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RANGELY | January started off 2021 with a bang, a trend that continued into February, as frigid temperatures blasted large swaths of the United States. The cold front, which blanketed much of the south and midwest triggered catastrophic power grid failures in Texas, shutting down not only power to homes but also oil/gas refineries and other natural gas infrastructure. Meanwhile, demand for natural gas increased rapidly, as millions of Americans cranked their thermostats to keep warm amidst the “once-in-a-decade polar vortex.”
The combination of these factors contributed to a significant spike in natural gas prices nationwide, leaving many small private and public gas utility providers scrambling to cover their costs and saddling many Americans with large utility bills.
The Town of Rangely has operated its own gas utility service for decades and was also impacted by the price shock, albeit to a lesser extent than in some regions of the country. Still, at least some of those impacts reflected on the bills of residents, prompting a barrage of questions to town staff and officials.
With the help of Rangely Gas Superintendent Kelli Neiberger, Town Manager Lisa Piering shared details with the HT on some of the inner workings of the town’s gas department, specifics of supply-side price increases, cost-mitigation efforts and more.
Piering said price fluctuations for natural gas are normal. As an example, from December to January the “index price” for the town to purchase natural gas from Summit Energy (the town’s provider) increased by $0.29 per MMBtu (1-Million British Thermal Units of natural gas) which Piering called a small and expected increase due to normal, seasonal shifts in temperature. However, the price increase that happened in February was not normal or expected.
From November to March, the town commits to pre-purchase a certain amount of gas at a contracted rate in increments of 5,000 MMBtu. This strategy allows them to lock in a set index price with the supplier as one way to help mitigate the impact of sudden cost increases. The town typically aims to pre-purchase less gas than will actually be used, because “once we pre-purchase a certain quantity of gas, we must pay for that quantity in that month whether you use it all or not,” said Piering.
Gas Superintendent Kelli Neiberger said she estimates how much gas the town should pre-purchase each month, based on a 10-year average of monthly usage records. According to Neiberger, usage has historically dipped below 15,000 MMBtu in February, so the town only pre-purchased 10,000 MMBtu to avoid a surplus. “The Town had 10,000 MMBtu in pre-purchased (contracted) gas at $3.16 per MMBtu,” said Neiberger.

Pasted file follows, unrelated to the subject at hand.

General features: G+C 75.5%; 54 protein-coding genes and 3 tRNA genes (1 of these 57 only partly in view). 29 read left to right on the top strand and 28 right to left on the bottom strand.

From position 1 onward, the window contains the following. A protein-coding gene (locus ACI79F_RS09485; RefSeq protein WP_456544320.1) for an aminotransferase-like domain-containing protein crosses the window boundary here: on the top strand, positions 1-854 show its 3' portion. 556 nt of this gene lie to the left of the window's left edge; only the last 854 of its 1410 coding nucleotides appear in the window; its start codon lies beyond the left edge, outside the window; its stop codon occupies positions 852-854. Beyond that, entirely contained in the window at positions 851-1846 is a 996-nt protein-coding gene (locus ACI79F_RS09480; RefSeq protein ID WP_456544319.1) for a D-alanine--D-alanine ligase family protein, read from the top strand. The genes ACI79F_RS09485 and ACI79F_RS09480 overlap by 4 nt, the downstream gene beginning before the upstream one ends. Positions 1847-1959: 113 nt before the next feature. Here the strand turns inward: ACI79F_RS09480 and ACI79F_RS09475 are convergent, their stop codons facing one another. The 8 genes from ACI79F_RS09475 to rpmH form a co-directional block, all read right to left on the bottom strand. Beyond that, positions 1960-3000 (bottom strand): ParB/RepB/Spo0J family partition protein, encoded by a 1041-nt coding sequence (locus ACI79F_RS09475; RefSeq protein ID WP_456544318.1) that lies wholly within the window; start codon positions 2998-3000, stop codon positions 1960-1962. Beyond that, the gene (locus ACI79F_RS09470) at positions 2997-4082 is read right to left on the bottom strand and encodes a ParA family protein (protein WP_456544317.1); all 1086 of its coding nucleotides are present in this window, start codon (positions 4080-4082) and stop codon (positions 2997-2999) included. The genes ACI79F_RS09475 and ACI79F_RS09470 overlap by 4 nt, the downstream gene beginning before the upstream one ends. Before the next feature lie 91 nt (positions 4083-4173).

Unfortunately the demand for natural gas this February ended up being much higher than expected, with customers using approximately 18,596 MMBtu.
The additional 8,596 MMBtu had to be purchased at abnormally high rates, costing the town $25.49 per MMBtu, an eight-times increase. Neiberger has seen price spikes before, but she said “I had not seen anything of this magnitude in the nearly 20 years I have worked in Rangely’s Gas Department.”
“If we had that 8,596 MMBtu at contracted price, it would have cost $27,163.36. Because of the polar vortex situation, that same amount of gas cost $219,112.04 so the net increase was $191,948.68,” said Neiberger, adding that number does not cover other parts of the Town’s bill, including transportation, commodities and fuel charges.
Town Manager Lisa Piering says they are now working out ways to cover their own February gas bill. Unfortunately for residents, one way the town has chosen to cover their cost is sharing some of the burden with customers.
Piering said “customer’s bills would have increased another 46% if we had not pre-purchased gas.” She also emphasized the town’s decision to reduce its “system operating charge” by $0.15 per CCF for the month of February. “This saved customers an additional 9.5% on their bills,” she said, adding “the town will be lucky to cover costs for February as it has absorbed part of the increase to assist its customers.” Both Piering and Neiberger emphasized that the town is not making money from the situation, much like many utility providers around the state and country.
One Rangely resident told the HT their February bill had more than doubled, an increase they said they could not afford. Rangely Town Manager Lisa Piering explained that the town is willing to discuss options with anyone unable to pay their bill. Options include setting up a payment plan and working with town staff to apply for financial assistance programs like the Low Income Energy Assistance Program (LEAP).
For more information Rangely residents can call the town at 970-675-8476 and ask to speak with Utility Billing Clerk Jennifer Osborne.
More information on utility price increases is available at facebook.com/townofrangely or by calling 970-675-8476
By LUCAS TURNER | email@example.com